THURSDAY November 1 will see the start of the biggest ever bird survey to hit the UK.

The British Trust for Ornithology is mobilising an army of 50,000 birdwatchers to undertake a stock-take of the UK’s birds with the aim of understanding how recent changes to our climate and habitats are affecting Britain’s birds.

Bird Atlas 2007-11 is a four-year project covering the whole of Britain and Ireland during the winter and breeding season. It aims to check the numbers and distributions of over 250 species, including the 40 red-listed and 121 amber-listed Species of Conservation Concern.

It is hoped that the results will set the agenda for bird conservation in the next two decades, helping to answer questions such as:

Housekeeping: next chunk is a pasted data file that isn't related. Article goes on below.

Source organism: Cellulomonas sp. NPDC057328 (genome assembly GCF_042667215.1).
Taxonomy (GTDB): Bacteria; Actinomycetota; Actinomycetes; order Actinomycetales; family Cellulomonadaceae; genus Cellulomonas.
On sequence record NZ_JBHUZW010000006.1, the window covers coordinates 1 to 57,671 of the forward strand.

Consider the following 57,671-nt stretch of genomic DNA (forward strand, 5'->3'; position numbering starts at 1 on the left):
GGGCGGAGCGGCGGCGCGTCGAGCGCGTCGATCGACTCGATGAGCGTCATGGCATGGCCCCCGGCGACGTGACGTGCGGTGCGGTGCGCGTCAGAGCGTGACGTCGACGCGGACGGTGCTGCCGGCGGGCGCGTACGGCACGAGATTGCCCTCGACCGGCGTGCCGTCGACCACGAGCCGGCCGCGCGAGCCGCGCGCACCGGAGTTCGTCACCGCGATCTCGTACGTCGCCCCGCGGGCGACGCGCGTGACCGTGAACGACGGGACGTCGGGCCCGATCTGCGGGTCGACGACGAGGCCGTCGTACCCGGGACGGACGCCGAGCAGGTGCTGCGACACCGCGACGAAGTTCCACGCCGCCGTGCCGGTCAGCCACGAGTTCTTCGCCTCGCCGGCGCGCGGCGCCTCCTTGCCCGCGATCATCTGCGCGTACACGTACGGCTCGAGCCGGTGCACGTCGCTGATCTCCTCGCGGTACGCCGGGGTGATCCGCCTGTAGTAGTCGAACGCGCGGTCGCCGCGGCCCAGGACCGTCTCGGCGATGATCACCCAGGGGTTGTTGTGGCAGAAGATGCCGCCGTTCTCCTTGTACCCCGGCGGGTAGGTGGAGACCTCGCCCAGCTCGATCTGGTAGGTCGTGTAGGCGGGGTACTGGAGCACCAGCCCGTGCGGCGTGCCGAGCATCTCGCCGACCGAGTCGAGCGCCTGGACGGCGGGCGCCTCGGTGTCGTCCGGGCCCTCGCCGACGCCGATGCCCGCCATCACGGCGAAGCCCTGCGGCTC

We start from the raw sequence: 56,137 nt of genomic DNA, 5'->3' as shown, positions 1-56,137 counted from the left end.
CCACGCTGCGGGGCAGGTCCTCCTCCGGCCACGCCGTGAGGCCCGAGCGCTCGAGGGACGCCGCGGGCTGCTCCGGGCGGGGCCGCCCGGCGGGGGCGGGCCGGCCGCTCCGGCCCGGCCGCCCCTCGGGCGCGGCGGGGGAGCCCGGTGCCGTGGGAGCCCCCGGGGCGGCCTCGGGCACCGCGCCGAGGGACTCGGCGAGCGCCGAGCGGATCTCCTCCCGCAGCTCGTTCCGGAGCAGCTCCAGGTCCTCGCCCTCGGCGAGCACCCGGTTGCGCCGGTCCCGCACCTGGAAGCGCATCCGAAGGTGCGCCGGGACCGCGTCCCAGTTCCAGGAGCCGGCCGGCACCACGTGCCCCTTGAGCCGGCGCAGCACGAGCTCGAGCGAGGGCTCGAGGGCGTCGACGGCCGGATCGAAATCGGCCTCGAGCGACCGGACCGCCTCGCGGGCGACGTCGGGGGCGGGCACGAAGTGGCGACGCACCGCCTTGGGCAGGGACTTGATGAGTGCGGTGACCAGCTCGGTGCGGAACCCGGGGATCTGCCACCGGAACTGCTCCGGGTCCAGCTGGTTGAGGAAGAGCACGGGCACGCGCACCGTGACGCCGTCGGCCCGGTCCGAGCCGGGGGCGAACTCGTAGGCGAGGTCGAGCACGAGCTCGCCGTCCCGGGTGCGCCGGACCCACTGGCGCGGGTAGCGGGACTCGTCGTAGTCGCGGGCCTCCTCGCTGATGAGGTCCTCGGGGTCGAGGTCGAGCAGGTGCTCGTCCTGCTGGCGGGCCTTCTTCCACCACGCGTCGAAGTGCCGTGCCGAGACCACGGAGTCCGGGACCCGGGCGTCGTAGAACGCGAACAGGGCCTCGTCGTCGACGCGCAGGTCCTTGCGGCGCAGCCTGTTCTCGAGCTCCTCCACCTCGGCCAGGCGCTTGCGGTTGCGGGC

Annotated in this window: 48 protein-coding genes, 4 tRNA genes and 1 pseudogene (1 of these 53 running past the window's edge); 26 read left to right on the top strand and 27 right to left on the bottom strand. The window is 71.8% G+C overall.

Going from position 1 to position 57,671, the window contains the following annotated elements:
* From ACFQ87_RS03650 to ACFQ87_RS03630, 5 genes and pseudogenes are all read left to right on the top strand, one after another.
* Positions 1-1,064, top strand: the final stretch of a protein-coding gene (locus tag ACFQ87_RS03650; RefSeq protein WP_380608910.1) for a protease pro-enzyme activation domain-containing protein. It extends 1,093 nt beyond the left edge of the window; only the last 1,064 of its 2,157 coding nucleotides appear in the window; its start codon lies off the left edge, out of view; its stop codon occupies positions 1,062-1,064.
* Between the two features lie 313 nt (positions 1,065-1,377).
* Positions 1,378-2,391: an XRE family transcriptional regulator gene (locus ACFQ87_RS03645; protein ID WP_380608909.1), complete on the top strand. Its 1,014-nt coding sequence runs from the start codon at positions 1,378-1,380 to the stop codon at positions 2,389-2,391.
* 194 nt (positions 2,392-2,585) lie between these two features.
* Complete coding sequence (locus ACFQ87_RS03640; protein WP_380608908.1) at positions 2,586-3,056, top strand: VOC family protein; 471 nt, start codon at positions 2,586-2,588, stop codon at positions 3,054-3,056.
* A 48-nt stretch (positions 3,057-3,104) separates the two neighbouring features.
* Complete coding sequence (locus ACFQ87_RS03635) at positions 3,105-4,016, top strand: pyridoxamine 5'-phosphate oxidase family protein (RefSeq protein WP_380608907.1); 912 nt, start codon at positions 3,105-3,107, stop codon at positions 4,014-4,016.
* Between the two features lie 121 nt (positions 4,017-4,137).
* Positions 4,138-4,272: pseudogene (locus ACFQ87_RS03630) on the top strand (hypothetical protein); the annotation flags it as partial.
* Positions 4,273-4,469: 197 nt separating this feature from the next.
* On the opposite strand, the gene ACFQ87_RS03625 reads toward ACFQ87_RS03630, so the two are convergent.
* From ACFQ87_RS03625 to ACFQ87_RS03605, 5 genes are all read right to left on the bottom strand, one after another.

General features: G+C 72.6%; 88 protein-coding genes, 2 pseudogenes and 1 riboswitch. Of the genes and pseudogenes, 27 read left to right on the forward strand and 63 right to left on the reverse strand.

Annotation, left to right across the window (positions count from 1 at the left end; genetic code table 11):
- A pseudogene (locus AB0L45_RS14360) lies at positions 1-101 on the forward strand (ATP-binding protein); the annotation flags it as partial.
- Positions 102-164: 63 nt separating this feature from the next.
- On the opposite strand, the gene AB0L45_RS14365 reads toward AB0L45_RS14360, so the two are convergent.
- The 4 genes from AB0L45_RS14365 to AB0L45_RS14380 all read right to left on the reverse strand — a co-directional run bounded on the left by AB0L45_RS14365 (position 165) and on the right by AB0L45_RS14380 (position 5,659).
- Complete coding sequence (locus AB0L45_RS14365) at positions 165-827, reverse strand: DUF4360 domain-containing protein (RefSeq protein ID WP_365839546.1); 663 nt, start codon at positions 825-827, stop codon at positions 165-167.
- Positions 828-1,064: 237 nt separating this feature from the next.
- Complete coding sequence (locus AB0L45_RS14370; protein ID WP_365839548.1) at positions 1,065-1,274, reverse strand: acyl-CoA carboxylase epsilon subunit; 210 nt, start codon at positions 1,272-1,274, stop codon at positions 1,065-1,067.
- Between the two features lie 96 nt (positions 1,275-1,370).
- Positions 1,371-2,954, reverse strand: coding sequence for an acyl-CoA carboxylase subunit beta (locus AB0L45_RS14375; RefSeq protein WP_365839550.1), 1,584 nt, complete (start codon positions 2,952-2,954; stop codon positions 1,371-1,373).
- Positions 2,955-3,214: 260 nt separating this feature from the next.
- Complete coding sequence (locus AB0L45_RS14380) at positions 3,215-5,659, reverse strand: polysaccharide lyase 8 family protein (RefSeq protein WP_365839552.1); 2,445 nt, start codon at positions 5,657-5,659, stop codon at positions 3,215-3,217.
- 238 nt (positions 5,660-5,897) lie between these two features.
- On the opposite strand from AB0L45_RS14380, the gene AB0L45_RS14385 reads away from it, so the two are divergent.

• Is barn owl conservation working?

• Have willow tit and hawfinch become extinct in some counties and regions?

• Are birds spreading further north as a result of climate warming?

• Where are the remaining breeding concentrations of turtle doves and nightingales?

Dawn Balmer, the Bird Atlas coordinator said: “The aim is to cover every 10km square in the UK, and BirdWatch Ireland will be organising the same sort of survey in Ireland.

“We are delighted with the enthusiasm birdwatchers have shown for the Atlas. There is a real sense of concern about how birds are coping with changes to our climate and their habitats.”